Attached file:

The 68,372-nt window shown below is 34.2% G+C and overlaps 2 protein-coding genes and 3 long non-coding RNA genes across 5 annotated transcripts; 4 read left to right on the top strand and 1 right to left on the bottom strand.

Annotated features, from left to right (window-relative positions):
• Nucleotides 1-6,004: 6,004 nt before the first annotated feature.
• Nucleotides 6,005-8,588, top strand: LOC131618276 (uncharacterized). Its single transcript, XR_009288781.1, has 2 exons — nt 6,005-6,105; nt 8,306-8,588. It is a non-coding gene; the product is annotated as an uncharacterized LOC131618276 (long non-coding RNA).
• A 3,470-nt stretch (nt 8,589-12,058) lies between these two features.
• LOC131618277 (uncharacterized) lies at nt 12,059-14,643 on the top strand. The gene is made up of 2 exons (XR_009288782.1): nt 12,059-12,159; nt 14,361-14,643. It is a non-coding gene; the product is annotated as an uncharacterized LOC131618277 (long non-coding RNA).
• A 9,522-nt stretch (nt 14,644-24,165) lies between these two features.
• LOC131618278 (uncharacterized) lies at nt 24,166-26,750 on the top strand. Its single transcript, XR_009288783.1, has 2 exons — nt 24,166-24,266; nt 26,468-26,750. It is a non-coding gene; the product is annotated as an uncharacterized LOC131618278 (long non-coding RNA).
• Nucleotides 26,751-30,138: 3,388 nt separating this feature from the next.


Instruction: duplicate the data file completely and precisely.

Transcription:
The 68,372-nt window shown below is 34.2% G+C and overlaps 2 protein-coding genes and 3 long non-coding RNA genes across 5 annotated transcripts; 4 read left to right on the top strand and 1 right to left on the bottom strand.

Annotated features, from left to right (window-relative positions):
• Nucleotides 1-6,004: 6,004 nt before the first annotated feature.
• Nucleotides 6,005-8,588, top strand: LOC131618276 (uncharacterized). Its single transcript, XR_009288781.1, has 2 exons — nt 6,005-6,105; nt 8,306-8,588. It is a non-coding gene; the product is annotated as an uncharacterized LOC131618276 (long non-coding RNA).
• A 3,470-nt stretch (nt 8,589-12,058) lies between these two features.
• LOC131618277 (uncharacterized) lies at nt 12,059-14,643 on the top strand. The gene is made up of 2 exons (XR_009288782.1): nt 12,059-12,159; nt 14,361-14,643. It is a non-coding gene; the product is annotated as an uncharacterized LOC131618277 (long non-coding RNA).
• A 9,522-nt stretch (nt 14,644-24,165) lies between these two features.
• LOC131618278 (uncharacterized) lies at nt 24,166-26,750 on the top strand. Its single transcript, XR_009288783.1, has 2 exons — nt 24,166-24,266; nt 26,468-26,750. It is a non-coding gene; the product is annotated as an uncharacterized LOC131618278 (long non-coding RNA).
• Nucleotides 26,751-30,138: 3,388 nt separating this feature from the next.